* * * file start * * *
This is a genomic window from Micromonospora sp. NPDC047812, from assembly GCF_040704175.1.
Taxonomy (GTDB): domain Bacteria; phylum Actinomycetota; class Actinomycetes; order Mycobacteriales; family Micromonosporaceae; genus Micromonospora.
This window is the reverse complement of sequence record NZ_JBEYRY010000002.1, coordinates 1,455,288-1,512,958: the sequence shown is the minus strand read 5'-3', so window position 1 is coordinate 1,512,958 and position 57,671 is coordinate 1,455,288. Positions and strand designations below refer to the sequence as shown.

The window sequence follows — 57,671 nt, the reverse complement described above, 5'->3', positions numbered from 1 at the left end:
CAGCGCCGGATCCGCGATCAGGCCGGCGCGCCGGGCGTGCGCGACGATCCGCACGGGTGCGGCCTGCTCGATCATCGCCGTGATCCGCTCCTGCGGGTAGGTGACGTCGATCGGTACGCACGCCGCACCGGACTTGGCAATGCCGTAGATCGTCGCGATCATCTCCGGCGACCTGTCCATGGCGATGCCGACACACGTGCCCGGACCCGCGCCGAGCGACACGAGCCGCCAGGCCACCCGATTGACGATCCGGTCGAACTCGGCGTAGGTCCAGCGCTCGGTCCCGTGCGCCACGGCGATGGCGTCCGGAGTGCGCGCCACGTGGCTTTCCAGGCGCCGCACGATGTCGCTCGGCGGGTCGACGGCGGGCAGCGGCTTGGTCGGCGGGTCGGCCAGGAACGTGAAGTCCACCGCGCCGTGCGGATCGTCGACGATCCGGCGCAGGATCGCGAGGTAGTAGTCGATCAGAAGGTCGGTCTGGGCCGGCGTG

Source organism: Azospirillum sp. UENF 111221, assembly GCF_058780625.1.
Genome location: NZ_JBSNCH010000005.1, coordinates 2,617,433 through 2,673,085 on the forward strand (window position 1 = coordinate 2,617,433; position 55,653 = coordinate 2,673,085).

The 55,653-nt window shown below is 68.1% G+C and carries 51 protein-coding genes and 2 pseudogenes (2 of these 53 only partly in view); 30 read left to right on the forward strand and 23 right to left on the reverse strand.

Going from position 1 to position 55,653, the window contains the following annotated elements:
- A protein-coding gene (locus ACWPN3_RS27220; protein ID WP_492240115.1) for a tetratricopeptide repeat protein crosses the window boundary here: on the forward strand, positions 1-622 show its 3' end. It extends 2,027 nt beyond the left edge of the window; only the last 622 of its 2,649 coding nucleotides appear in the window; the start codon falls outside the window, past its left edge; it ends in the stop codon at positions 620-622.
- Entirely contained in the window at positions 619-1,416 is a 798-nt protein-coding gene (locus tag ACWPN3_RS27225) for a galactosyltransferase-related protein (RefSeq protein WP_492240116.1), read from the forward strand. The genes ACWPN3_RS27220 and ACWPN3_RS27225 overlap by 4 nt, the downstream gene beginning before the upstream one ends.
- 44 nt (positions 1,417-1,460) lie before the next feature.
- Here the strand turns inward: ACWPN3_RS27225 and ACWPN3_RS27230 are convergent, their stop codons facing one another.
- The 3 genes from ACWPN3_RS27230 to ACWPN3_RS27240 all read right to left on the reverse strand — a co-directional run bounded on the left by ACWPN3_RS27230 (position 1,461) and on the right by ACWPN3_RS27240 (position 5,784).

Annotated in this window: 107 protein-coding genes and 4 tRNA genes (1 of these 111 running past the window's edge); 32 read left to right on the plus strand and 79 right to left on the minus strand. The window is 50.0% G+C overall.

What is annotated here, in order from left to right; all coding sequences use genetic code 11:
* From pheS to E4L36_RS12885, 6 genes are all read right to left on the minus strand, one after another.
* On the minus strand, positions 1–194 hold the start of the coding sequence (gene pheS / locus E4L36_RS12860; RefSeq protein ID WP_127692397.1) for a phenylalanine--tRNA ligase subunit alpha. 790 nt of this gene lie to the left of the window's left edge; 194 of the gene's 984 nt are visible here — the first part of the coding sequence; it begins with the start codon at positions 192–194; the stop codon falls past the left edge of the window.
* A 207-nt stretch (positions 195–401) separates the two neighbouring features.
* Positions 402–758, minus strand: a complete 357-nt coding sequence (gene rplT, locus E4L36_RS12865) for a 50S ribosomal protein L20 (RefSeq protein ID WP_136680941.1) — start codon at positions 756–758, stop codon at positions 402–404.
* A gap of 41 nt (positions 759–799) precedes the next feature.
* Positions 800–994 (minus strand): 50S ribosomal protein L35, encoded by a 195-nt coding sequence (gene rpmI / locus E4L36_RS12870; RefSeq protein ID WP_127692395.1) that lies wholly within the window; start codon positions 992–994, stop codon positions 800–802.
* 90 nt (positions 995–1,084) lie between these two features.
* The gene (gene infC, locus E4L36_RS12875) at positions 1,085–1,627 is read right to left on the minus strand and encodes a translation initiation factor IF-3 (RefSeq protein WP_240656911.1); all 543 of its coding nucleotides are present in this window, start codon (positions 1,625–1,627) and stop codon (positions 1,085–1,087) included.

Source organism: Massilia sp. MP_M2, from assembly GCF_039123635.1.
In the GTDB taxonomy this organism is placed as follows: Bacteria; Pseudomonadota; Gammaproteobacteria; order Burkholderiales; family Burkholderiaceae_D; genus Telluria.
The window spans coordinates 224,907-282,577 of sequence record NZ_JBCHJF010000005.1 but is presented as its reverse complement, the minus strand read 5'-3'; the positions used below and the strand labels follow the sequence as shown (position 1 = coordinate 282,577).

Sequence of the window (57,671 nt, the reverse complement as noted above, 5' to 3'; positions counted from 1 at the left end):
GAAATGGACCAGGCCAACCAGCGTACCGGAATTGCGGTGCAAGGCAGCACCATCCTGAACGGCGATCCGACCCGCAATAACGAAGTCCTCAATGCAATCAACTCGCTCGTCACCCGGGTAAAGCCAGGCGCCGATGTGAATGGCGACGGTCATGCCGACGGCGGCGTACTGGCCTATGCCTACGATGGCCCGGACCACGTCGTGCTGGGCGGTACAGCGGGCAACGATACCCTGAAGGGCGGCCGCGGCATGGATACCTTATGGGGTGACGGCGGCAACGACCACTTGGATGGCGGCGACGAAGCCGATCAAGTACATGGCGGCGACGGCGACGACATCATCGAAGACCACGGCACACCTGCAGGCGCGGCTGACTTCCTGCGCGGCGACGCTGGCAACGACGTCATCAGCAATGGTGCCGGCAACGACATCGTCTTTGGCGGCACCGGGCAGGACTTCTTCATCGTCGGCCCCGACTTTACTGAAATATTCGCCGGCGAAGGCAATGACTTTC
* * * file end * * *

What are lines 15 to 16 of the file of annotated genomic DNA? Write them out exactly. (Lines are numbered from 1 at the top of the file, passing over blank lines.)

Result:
Annotated in this window: 107 protein-coding genes and 4 tRNA genes (1 of these 111 running past the window's edge); 32 read left to right on the plus strand and 79 right to left on the minus strand. The window is 50.0% G+C overall.

What is annotated here, in order from left to right; all coding sequences use genetic code 11: